Hospitalization may be necessary in cases where your child:
- is younger than 6 months old
- has a high fever that isnt improving
- likely has a kidney infection, especially if the child is very ill or young
- has a blood infection from the bacteria, as in sepsis
- is dehydrated, vomiting, or unable to take oral medications for any other reason
Pain medication to alleviate severe discomfort during urination also may be prescribed.
If your child is receiving antibiotic treatment at home, you can help ensure a positive outcome by taking certain steps.
During your childs treatment, contact their doctor if symptoms worsen or persist for more than three days. Also call their doctor if your child has:
- a fever higher than 101F
- for infants, a new or persisting fever higher than 100.4F
You should also seek medical advice if your child develops new symptoms, including:
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A Pharmacist Can Help With Utis
You can ask a pharmacist about treatments for a UTI. A pharmacist can:
- offer advice on things that can help you get better
- suggest the best painkiller to take
- tell you if you need to see a GP about your symptoms
Some pharmacies offer a UTI management service and can prescribe antibiotics if they’re needed.
Urinary Tract Infections In Babies
It can be hard to figure out whats wrong with babies when all they can do to communicate pain is cry. A fussy infant may have any number of health problems, from colds to rashes, but some medical problems are harder to identify than others. For example, many parents may not know that babies can get infections in their urinary tract. In fact, childhood urinary tract infections account for more than 1 million pediatrician visits each year in the US.
UTIs are usually caused by bacteria in the kidneys, ureters , or bladder. Sometimes the body can rid itself of this bacteria but when it cannot, the bacteria can build up and cause an infection. Bacteria and other infection-causing microbes may enter the urinary tract when an infant has a dirty diaper or when babies are wiped from back to front. Good hydration enabling frequent urination and maintaining proper hygiene can help prevent UTIs.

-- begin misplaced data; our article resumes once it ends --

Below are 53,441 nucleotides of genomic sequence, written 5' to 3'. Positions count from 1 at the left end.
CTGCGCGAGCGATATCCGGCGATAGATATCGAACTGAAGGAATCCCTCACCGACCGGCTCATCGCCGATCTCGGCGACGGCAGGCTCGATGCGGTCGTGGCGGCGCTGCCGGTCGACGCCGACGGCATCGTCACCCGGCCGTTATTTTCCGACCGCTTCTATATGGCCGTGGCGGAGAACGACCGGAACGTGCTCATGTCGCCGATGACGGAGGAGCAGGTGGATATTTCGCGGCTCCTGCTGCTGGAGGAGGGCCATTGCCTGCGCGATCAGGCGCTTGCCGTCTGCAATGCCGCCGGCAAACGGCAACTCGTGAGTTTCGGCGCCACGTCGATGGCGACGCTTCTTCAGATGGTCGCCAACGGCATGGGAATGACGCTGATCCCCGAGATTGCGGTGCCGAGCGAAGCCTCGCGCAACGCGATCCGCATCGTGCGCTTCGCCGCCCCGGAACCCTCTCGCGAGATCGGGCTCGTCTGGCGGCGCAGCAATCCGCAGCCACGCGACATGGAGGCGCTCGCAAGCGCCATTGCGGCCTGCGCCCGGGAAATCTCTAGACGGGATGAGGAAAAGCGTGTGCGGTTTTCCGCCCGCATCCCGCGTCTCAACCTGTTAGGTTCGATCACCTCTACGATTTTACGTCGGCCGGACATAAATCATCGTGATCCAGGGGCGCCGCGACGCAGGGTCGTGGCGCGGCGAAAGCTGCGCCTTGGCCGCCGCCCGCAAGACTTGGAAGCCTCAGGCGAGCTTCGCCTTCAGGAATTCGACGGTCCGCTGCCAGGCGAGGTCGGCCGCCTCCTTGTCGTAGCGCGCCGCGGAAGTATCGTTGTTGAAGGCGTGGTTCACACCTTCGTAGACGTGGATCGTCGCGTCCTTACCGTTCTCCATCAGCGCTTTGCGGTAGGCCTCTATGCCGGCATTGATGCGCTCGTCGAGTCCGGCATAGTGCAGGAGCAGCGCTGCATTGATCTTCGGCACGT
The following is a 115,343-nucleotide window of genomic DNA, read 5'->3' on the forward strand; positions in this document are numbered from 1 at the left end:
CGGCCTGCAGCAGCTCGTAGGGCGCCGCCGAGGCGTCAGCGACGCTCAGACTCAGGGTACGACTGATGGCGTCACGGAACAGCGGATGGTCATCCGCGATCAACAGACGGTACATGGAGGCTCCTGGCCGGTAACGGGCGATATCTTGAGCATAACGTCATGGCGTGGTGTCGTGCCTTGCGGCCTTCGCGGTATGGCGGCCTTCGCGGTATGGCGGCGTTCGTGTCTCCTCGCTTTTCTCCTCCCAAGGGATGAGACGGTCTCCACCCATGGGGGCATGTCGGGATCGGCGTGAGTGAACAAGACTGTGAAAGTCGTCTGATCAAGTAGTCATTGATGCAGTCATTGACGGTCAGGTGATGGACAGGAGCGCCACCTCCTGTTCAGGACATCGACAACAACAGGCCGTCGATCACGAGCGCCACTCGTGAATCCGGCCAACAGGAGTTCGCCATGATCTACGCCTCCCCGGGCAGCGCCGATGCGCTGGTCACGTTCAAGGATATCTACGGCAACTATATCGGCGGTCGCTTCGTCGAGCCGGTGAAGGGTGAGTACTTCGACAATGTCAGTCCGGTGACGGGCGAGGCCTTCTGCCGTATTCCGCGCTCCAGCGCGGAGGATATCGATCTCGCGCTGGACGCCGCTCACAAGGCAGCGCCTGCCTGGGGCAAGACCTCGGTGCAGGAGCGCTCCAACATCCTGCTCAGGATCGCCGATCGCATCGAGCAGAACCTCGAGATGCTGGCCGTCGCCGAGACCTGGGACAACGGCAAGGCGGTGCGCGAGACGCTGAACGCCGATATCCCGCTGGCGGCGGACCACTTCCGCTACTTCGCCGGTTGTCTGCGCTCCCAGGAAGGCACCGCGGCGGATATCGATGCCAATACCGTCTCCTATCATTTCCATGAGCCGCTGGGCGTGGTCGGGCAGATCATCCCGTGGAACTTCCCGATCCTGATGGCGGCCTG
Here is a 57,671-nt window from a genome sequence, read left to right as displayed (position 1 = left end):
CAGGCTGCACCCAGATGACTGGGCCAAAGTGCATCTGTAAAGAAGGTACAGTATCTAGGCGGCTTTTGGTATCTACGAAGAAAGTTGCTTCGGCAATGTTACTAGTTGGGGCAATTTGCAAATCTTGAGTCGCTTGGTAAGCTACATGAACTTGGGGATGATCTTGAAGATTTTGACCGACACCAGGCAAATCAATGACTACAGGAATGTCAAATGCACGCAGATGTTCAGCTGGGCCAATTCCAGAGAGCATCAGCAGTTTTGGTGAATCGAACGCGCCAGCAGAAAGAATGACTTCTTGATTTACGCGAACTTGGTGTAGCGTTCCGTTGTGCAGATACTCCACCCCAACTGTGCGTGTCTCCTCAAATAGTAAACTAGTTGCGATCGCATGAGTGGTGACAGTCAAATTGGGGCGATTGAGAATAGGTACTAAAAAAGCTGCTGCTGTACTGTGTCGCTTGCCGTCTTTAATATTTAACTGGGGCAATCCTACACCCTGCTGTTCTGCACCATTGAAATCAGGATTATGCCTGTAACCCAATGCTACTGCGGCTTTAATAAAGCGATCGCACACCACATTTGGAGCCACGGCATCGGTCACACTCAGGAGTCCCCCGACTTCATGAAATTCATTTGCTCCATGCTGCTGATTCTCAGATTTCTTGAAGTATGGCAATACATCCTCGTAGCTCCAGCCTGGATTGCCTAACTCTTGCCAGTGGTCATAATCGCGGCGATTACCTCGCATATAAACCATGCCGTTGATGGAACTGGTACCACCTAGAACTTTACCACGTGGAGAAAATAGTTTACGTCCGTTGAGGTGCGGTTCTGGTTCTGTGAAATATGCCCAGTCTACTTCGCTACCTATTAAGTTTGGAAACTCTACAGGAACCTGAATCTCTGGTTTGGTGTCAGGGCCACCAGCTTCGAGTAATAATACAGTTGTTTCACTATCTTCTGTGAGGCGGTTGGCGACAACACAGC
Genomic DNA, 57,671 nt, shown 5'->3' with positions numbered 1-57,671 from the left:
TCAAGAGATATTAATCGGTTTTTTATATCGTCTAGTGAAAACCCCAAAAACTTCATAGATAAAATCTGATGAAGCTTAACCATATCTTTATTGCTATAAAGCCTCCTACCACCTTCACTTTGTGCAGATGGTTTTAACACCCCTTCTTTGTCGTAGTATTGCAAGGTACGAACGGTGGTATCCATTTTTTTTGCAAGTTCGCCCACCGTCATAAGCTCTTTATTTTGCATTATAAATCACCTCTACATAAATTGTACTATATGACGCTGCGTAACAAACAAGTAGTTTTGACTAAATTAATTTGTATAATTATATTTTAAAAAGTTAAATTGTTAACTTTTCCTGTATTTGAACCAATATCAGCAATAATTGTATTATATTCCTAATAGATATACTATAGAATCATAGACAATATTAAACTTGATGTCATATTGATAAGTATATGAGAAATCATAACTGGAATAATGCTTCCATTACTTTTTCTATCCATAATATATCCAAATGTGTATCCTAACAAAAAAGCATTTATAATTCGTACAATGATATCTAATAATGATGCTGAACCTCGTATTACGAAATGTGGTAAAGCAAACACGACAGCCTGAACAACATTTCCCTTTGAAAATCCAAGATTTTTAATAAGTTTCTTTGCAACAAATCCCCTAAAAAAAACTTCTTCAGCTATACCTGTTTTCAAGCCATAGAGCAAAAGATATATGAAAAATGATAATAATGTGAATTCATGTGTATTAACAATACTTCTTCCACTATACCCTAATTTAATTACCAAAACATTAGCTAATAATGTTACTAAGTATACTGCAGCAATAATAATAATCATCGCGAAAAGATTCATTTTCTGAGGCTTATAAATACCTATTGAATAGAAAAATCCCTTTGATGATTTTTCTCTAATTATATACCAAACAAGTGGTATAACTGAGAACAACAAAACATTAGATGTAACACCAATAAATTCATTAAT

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Local Patterns Of Antibiotic Resistance Should Determine Choice Of Empiric Therapy
Empiric therapy for neonatal UTI and sepsis are similar because of common etiology. Traditionally parental antibiotics such as ampicillin and gentamicin are started once appropriate cultures are obtained. Within the US, the incidence of ampicillin resistance in neonatal E. coli isolates has been reported to be as high as 75% and gentamicin resistance as high as 12%17%.54,55 In spite of approximately 90% resistance against ampicillin among the E. coli isolates from a neonatal ward, Taheri and colleagues56 reported that clinical response was obtained in 50% of the patients, suggesting that that there is a discordance between in vitro and in vivo activity of these drugs. This may be because the urinary concentration of ampicillin is much higher than the plasma level since it is excreted through the kidneys which may allow it to overcome the minimum inhibitory concentration of certain pathogens.57
How To Prevent Urinary Tract Infections In Babies
How to prevent urinary tract infections in babies starts in first understanding the why this occurs. The causes of urinary tract infections in babies differ from those of an adult. As we age, urinary problems may become more prevalent. The bladder muscles may fail, and bladder control is lost. Bladder stones, bladder cancer, an overactive bladder or the eventual need for a catheter are frequent causes of urinary tract infections in adults. However, the causes are different for infants, and often, the only sign is an unexplained fever. Therefore, it is important to prevent UTIs from occurring as much as possible.
Drink plenty of fluids. Make sure your baby is drinking enough water as this helps to flush the toxins from their bladder and kidneys. This reduces the risk of UTIs significantly .
Key Points To Remember About Urinary Tract Infections
- a urinary tract infection is an infection in the urine
- UTIs are common in children